Thursday, February 14, 2013

Rabbis Create Talmud Americani; New Laws Extend Halacha to Thanksgiving and Fourth of July

This year Purim is on Sunday, February 24. We wish a Happy Purim to all of our Jewish Humor Central readers. We hope you enjoy this special Purim spoof from the Purim 2013 issue of The Kustanowitz Kronikle. You can download the PDF by clicking HERE. Print it and share it at your Purim Seudah. And coming tomorrow - Part 2 of our Purim spoof: THE KUSTANOWITZ KIDS' PICKS FOR THE 2012 SILVER GRAGGER MOVIE AWARDS.

From What Time May Turkey Preparations Begin?
How High Must the Flag Fly? “As High As An Elephant’s Eye.”

Special to The Kustanowitz Kronikle
     FAIR LAWN, February 24 – The National Board of Rabbis, sensing that the nation is growing bored of rabbis, has launched a major new project to extend the halacha (Jewish law) to observance of Thanksgiving Day and the Fourth of July, since Jews are now celebrating these days with as much enthusiasm as the major Jewish holidays.

    They have begun discussing the issues involved with regulating these holiday observances and recording the proceedings in a new set of scriptures called Talmud Americani, to stand alongside the Talmud Bavli and Talmud Yerushalmi.
    The Kronikle’s intrepid reporters have penetrated the inner sanctums of the deliberating rabbis and transmitted some of the livelier discussions for the benefit of our readers. Here are some of the overheard  excerpts:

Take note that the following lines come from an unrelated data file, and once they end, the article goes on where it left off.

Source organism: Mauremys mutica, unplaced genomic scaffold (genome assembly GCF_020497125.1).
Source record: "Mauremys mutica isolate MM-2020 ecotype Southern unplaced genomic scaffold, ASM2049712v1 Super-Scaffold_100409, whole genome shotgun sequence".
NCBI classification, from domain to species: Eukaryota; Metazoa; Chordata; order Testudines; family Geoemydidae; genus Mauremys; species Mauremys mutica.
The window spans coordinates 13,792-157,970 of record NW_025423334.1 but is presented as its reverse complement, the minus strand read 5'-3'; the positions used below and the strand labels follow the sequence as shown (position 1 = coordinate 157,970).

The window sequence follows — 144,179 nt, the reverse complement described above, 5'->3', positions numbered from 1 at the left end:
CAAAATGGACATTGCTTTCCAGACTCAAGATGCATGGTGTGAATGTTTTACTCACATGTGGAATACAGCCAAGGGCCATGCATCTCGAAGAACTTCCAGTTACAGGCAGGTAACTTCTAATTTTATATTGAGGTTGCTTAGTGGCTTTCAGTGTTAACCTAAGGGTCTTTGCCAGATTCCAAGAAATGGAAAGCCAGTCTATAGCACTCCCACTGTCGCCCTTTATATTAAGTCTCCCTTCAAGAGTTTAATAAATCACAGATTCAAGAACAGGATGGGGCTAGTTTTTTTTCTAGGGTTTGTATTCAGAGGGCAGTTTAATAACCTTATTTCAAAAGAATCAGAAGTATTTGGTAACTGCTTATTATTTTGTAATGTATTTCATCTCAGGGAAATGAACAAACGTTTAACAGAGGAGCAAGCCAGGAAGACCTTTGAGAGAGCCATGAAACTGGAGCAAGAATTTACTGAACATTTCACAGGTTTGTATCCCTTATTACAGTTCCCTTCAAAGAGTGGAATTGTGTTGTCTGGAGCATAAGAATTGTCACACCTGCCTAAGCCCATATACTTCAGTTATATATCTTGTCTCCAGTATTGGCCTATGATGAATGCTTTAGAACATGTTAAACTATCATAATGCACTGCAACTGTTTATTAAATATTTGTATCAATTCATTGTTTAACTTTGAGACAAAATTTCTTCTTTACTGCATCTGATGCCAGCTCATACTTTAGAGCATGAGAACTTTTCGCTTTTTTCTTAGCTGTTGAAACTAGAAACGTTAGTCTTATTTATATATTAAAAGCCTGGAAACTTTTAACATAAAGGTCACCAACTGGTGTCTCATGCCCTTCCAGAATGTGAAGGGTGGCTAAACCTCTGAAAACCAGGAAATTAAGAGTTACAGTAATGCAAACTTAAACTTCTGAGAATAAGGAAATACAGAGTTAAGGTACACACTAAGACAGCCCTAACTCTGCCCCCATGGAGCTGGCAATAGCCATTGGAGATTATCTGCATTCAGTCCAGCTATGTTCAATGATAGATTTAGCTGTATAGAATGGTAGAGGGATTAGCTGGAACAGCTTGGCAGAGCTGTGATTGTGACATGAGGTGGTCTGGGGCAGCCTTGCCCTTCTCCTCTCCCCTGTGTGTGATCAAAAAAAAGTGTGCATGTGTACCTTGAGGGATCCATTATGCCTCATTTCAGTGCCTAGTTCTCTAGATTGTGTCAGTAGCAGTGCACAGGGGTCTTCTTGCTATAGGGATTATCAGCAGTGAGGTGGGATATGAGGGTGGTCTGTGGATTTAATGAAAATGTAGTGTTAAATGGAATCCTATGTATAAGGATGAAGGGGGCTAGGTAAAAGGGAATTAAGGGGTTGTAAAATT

How high must a flag fly on the fourth of July? There is a gezeira shava between flags and corn. The Gemara brings forward two beraitot, one from South Pacific and the other from Oklahoma, two seforim written by Rav Rodgers and Rav Hammerstein.
     “I’m as corny as Kansas in August, high as a flag on the fourth of July” and “There’s a bright golden haze on the meadow. The corn is as high as an elephant’s eye.” Corn and height are mentioned in both citations. One might ask of the first citation, how high does a flag have to fly on the fourth of July?
    The answer is obvious by juxtaposing the second citation  – as high as an elephant’s eye. But are we talking about an African elephant or an Asian elephant?  That will have to wait until Elijah the Prophet returns.
    The rabbis discuss another case related to the Thanksgiving holiday.  One asks when it is permissible to start preparations for a Thanksgiving dinner. An answer is proposed based on a reading of another beraita  brought by Reb Sheldon Harnick which says “I’d fill my yard with chicks and turkeys and ducks for the town to see and hear, squawking just as noisily as they can.”
    Reb Harnick continues, “and each loud squawk would land like a trumpet on the ear.” Trumpet must mean shofar, and therefore chicks and turkeys and ducks (turducken) may be prepared from the time the last shofar blast is blown on Yom Kippur.
     This is confirmed by another proof from Reb Hammerstein who says “Chicks and ducks and geese better scurry when I take you out in the surrey with the fringe on top.” What fringe could he be talking about except tzitzit? So that is further proof that the optimum time to start Thanksgiving preparations is early in the morning after Yom Kippur but not until it’s time to put on tzitzit before  the Shacharit prayers.